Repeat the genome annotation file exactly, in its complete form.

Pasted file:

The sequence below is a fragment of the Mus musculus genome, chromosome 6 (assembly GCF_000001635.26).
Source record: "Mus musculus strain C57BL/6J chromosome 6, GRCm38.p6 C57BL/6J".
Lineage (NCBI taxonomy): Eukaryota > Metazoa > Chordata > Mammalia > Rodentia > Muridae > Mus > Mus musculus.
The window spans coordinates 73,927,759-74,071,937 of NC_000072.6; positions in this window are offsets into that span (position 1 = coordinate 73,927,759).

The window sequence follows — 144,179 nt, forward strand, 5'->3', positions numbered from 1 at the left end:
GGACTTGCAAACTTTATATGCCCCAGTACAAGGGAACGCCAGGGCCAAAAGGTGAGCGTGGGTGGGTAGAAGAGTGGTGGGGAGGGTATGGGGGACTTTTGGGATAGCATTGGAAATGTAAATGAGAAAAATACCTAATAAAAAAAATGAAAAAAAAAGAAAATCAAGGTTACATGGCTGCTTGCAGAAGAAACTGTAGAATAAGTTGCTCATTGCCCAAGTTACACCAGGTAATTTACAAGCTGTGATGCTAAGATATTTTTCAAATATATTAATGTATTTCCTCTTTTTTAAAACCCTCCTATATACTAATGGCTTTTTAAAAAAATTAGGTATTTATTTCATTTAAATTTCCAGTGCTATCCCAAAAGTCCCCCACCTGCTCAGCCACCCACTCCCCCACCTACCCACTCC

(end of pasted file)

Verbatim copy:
The sequence below is a fragment of the Mus musculus genome, chromosome 6 (assembly GCF_000001635.26).
Source record: "Mus musculus strain C57BL/6J chromosome 6, GRCm38.p6 C57BL/6J".
Lineage (NCBI taxonomy): Eukaryota > Metazoa > Chordata > Mammalia > Rodentia > Muridae > Mus > Mus musculus.
The window spans coordinates 73,927,759-74,071,937 of NC_000072.6; positions in this window are offsets into that span (position 1 = coordinate 73,927,759).

The window sequence follows — 144,179 nt, forward strand, 5'->3', positions numbered from 1 at the left end:
GGACTTGCAAACTTTATATGCCCCAGTACAAGGGAACGCCAGGGCCAAAAGGTGAGCGTGGGTGGGTAGAAGAGTGGTGGGGAGGGTATGGGGGACTTTTGGGATAGCATTGGAAATGTAAATGAGAAAAATACCTAATAAAAAAAATGAAAAAAAAAGAAAATCAAGGTTACATGGCTGCTTGCAGAAGAAACTGTAGAATAAGTTGCTCATTGCCCAAGTTACACCAGGTAATTTACAAGCTGTGATGCTAAGATATTTTTCAAATATATTAATGTATTTCCTCTTTTTTAAAACCCTCCTATATACTAATGGCTTTTTAAAAAAATTAGGTATTTATTTCATTTAAATTTCCAGTGCTATCCCAAAAGTCCCCCACCTGCTCAGCCACCCACTCCCCCACCTACCCACTCC